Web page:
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5 startups improving access to healthcare

April 7, 2021

On the occasion of World Health Day, we are sharing the inspiring stories of startups who are leveraging technology to improve access to healthcare. 

Happy World Health Day, everyone! This day is celebrated globally every year since the founding of the World Health Organisation in 1948. This year, the theme is Building a fairer, healthier world for everyone, highlighting the importance of improving health equity, especially for the vulnerable groups which are more likely to experience the adverse effects of the COVID-19 pandemic. We believe digital health entrepreneurs play an important role in accomplishing this. Here are 5 startups whose innovations are making health and care accessible to people across the world:

Delivering accessible medical consultations

Mobihealth is a startup based in the UK and Nigeria, on a mission to bring affordable, quality healthcare to underserved communities globally. This teleconsultation platform is designed for low bandwidth areas, enabling remote physical examinations, online prescriptions and follow-up services in hard-to-reach locations. Mobihealth’s users have the choice of using a smartphone app, a toll-free line or visiting one of the mobile telehealth clinics. During the pandemic, the startup provided teleguided COVID-19 screening and testing to support remote communities in Nigeria. 

Mediquo is a Barcelona-based startup, offering telemedicine solutions in over 20 countries. Its business model aims to ensure health consultations are accessible to everyone. By signing up for an affordable monthly subscription, users gain unlimited access to health professionals: from pediatricians and gynecologists to personal trainers and nutritionists. The founder, Guillem Serra, describes Mediquo’s app as ‘WhatsApp for healthcare’ – users text doctors who reply in less than 2 minutes. Last year, we interviewed Mr. Serra about the startup’s experience during COVID-19. 

Enabling early detection and diagnosis

The founder of Feebris, Elina Naydenova, says healthcare should be a universal human right. However, healthcare systems are easily overwhelmed and understaffed. Feebris developed an AI platform that enables non-medical users to identify complex respiratory conditions. The app allows users to capture the necessary measurements, so that the platform can then analyse, detect an issue and provide a recommendation. Today, London-based Feebris offers remote monitoring solutions for health care providers to increase the number of early diagnosis of a variety of chronic illnesses and diseases.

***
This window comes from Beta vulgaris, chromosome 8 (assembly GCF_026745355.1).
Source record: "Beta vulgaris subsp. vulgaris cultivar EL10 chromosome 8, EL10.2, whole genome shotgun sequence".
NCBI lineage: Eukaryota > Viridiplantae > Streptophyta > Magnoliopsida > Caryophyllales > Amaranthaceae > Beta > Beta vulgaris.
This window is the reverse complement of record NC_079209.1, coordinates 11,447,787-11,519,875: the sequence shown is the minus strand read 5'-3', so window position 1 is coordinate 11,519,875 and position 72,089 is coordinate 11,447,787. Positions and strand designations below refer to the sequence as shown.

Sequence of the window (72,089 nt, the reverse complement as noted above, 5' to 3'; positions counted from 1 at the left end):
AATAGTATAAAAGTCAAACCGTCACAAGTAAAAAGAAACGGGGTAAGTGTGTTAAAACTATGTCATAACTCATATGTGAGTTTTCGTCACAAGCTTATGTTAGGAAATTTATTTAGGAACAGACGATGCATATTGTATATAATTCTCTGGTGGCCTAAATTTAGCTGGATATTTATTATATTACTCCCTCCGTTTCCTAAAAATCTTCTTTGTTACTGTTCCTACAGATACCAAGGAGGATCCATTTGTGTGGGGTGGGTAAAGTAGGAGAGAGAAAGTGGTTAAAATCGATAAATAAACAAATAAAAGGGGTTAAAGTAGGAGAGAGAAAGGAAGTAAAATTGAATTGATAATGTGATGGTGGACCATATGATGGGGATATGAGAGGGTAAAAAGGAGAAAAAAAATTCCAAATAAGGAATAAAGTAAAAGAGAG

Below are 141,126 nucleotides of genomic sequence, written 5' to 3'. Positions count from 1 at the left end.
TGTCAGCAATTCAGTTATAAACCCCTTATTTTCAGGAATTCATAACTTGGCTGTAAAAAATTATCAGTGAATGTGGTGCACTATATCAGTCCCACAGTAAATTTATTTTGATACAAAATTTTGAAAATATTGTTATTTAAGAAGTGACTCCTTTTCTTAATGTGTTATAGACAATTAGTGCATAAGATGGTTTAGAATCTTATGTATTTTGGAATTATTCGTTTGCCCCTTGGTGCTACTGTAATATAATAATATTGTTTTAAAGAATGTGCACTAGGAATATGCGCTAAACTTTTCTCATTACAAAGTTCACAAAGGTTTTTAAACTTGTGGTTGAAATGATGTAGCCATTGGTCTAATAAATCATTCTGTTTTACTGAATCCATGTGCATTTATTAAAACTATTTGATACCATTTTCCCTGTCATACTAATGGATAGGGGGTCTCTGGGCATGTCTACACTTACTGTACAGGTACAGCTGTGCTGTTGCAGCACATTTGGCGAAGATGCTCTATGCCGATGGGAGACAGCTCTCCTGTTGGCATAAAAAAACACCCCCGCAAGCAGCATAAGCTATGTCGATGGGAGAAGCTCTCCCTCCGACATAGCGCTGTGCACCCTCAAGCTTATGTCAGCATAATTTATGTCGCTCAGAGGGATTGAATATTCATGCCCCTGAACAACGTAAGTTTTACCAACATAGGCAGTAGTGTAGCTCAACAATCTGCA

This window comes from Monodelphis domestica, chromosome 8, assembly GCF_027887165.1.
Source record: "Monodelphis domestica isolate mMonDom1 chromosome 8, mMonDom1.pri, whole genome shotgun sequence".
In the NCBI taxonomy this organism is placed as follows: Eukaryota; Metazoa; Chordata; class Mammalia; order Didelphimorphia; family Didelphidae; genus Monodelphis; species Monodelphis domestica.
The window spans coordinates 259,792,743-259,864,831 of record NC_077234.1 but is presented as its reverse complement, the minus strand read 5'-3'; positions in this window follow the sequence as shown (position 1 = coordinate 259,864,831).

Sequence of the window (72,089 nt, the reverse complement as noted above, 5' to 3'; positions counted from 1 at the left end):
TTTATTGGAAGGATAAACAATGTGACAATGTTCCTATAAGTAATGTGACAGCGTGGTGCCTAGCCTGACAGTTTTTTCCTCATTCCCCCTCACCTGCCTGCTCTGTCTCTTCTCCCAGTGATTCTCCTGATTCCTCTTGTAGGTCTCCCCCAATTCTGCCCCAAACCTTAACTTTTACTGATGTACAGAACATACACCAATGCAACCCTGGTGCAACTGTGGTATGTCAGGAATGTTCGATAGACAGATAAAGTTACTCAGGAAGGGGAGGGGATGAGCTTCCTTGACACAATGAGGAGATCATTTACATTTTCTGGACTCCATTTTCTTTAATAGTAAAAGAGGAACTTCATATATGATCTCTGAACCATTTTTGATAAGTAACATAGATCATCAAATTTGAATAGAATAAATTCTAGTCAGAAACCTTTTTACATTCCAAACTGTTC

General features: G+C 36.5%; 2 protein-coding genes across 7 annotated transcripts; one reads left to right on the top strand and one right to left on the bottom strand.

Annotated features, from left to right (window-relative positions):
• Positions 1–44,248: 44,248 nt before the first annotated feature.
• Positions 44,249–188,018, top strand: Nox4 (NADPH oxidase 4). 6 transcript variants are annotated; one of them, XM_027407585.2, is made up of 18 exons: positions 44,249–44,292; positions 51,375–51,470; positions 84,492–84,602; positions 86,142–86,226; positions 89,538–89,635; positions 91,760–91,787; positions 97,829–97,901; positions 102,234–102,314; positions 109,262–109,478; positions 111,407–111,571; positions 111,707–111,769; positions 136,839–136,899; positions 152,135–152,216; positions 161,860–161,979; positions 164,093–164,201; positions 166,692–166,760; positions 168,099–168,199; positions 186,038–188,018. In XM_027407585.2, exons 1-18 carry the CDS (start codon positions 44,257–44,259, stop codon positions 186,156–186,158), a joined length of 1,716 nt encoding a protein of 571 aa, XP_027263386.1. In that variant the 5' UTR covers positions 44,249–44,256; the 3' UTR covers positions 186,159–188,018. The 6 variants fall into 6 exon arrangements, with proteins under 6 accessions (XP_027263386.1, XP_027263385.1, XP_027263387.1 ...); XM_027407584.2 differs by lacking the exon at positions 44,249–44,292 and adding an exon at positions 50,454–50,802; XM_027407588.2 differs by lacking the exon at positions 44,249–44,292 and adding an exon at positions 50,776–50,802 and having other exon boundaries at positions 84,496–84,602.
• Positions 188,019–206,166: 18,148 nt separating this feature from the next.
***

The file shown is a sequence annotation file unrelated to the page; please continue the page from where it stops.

Adiuvo Diagnostics, a startup based in India, aims to prevent limb amputations and deaths caused by wound infections, a problem that is especially apparent in developing countries. The startup’s solution, Illuminate, is an non-invasive AI-based screening device that detects and classifies pathogens on wounds, leading to an instant identification of an infection. The device takes measurements and provides an assessment within two minutes. Check out this recent interview with Geethanjali Radhakrishnan, the founder of Adiuvo. 

Connecting people and building awareness

According to FindMeCure, a Sofia-based startup, only 15% of patients are aware that clinical trials are a treatment option. To address this issue, FindMeCure has built a platform that collects information about clinical trials across the world and provides information in an accessible and user-friendly way. Nearly 80,000 clinical trials are now posted on the platform. The startup also established a non-profit foundation that aims to educate people about clinical trials and encourage patients to make informed decisions. 

These startups are some of the many examples demonstrating the potential of startup innovation to save lives, reduce healthcare disparities and improve accessibility.  A clear pathway to improve public health is to reduce barriers to startup innovation. In our #digitalhealthvoices interview series, we invite digital health entrepreneurs to share how COVID-19 has changed the perception of digital health and what policy makers can do to empower innovation in healthcare.